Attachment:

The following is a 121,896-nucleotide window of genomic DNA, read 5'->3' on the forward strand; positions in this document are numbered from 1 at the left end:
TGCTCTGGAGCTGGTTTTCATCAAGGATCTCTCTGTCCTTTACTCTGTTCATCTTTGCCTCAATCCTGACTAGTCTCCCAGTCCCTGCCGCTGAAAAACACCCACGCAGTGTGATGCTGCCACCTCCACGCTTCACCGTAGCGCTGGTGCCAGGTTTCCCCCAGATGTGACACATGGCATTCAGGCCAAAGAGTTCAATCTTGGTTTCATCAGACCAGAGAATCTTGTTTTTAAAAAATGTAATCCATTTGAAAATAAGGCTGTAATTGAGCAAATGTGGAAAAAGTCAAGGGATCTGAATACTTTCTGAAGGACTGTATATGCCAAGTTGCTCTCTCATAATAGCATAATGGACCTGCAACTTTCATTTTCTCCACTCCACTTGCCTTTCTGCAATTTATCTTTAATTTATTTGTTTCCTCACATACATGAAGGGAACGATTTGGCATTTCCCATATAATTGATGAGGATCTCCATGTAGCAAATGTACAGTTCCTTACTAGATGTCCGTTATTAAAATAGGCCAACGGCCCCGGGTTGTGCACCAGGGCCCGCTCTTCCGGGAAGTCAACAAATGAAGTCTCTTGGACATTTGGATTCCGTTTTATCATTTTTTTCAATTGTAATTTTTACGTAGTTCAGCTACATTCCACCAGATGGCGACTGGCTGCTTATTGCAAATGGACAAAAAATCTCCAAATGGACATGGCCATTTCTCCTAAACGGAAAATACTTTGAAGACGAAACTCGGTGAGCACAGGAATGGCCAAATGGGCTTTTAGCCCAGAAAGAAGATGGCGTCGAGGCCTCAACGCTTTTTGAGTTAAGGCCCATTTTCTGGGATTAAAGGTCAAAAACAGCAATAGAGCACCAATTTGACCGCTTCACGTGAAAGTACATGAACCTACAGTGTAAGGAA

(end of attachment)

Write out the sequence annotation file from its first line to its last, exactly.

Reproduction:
The following is a 121,896-nucleotide window of genomic DNA, read 5'->3' on the forward strand; positions in this document are numbered from 1 at the left end:
TGCTCTGGAGCTGGTTTTCATCAAGGATCTCTCTGTCCTTTACTCTGTTCATCTTTGCCTCAATCCTGACTAGTCTCCCAGTCCCTGCCGCTGAAAAACACCCACGCAGTGTGATGCTGCCACCTCCACGCTTCACCGTAGCGCTGGTGCCAGGTTTCCCCCAGATGTGACACATGGCATTCAGGCCAAAGAGTTCAATCTTGGTTTCATCAGACCAGAGAATCTTGTTTTTAAAAAATGTAATCCATTTGAAAATAAGGCTGTAATTGAGCAAATGTGGAAAAAGTCAAGGGATCTGAATACTTTCTGAAGGACTGTATATGCCAAGTTGCTCTCTCATAATAGCATAATGGACCTGCAACTTTCATTTTCTCCACTCCACTTGCCTTTCTGCAATTTATCTTTAATTTATTTGTTTCCTCACATACATGAAGGGAACGATTTGGCATTTCCCATATAATTGATGAGGATCTCCATGTAGCAAATGTACAGTTCCTTACTAGATGTCCGTTATTAAAATAGGCCAACGGCCCCGGGTTGTGCACCAGGGCCCGCTCTTCCGGGAAGTCAACAAATGAAGTCTCTTGGACATTTGGATTCCGTTTTATCATTTTTTTCAATTGTAATTTTTACGTAGTTCAGCTACATTCCACCAGATGGCGACTGGCTGCTTATTGCAAATGGACAAAAAATCTCCAAATGGACATGGCCATTTCTCCTAAACGGAAAATACTTTGAAGACGAAACTCGGTGAGCACAGGAATGGCCAAATGGGCTTTTAGCCCAGAAAGAAGATGGCGTCGAGGCCTCAACGCTTTTTGAGTTAAGGCCCATTTTCTGGGATTAAAGGTCAAAAACAGCAATAGAGCACCAATTTGACCGCTTCACGTGAAAGTACATGAACCTACAGTGTAAGGAA